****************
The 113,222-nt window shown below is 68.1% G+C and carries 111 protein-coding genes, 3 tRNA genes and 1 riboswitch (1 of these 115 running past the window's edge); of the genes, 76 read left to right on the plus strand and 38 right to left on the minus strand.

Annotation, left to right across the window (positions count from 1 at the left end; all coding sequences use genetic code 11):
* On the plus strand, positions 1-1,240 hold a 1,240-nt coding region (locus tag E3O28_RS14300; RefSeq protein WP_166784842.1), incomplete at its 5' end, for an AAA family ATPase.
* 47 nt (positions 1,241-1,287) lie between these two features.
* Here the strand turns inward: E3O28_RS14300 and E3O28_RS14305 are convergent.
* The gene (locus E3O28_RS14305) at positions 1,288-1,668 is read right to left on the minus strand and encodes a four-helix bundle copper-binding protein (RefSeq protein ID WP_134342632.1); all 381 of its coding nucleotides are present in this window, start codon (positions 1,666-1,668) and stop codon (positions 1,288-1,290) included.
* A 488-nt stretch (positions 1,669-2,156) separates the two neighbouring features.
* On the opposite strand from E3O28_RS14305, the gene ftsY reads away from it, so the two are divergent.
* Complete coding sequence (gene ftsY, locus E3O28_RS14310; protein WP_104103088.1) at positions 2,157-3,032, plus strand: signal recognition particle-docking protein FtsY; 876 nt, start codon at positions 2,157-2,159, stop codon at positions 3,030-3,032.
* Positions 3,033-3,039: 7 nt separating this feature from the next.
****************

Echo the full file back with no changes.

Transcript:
The 113,222-nt window shown below is 68.1% G+C and carries 111 protein-coding genes, 3 tRNA genes and 1 riboswitch (1 of these 115 running past the window's edge); of the genes, 76 read left to right on the plus strand and 38 right to left on the minus strand.

Annotation, left to right across the window (positions count from 1 at the left end; all coding sequences use genetic code 11):
* On the plus strand, positions 1-1,240 hold a 1,240-nt coding region (locus tag E3O28_RS14300; RefSeq protein WP_166784842.1), incomplete at its 5' end, for an AAA family ATPase.
* 47 nt (positions 1,241-1,287) lie between these two features.
* Here the strand turns inward: E3O28_RS14300 and E3O28_RS14305 are convergent.
* The gene (locus E3O28_RS14305) at positions 1,288-1,668 is read right to left on the minus strand and encodes a four-helix bundle copper-binding protein (RefSeq protein ID WP_134342632.1); all 381 of its coding nucleotides are present in this window, start codon (positions 1,666-1,668) and stop codon (positions 1,288-1,290) included.
* A 488-nt stretch (positions 1,669-2,156) separates the two neighbouring features.
* On the opposite strand from E3O28_RS14305, the gene ftsY reads away from it, so the two are divergent.
* Complete coding sequence (gene ftsY, locus E3O28_RS14310; protein WP_104103088.1) at positions 2,157-3,032, plus strand: signal recognition particle-docking protein FtsY; 876 nt, start codon at positions 2,157-2,159, stop codon at positions 3,030-3,032.
* Positions 3,033-3,039: 7 nt separating this feature from the next.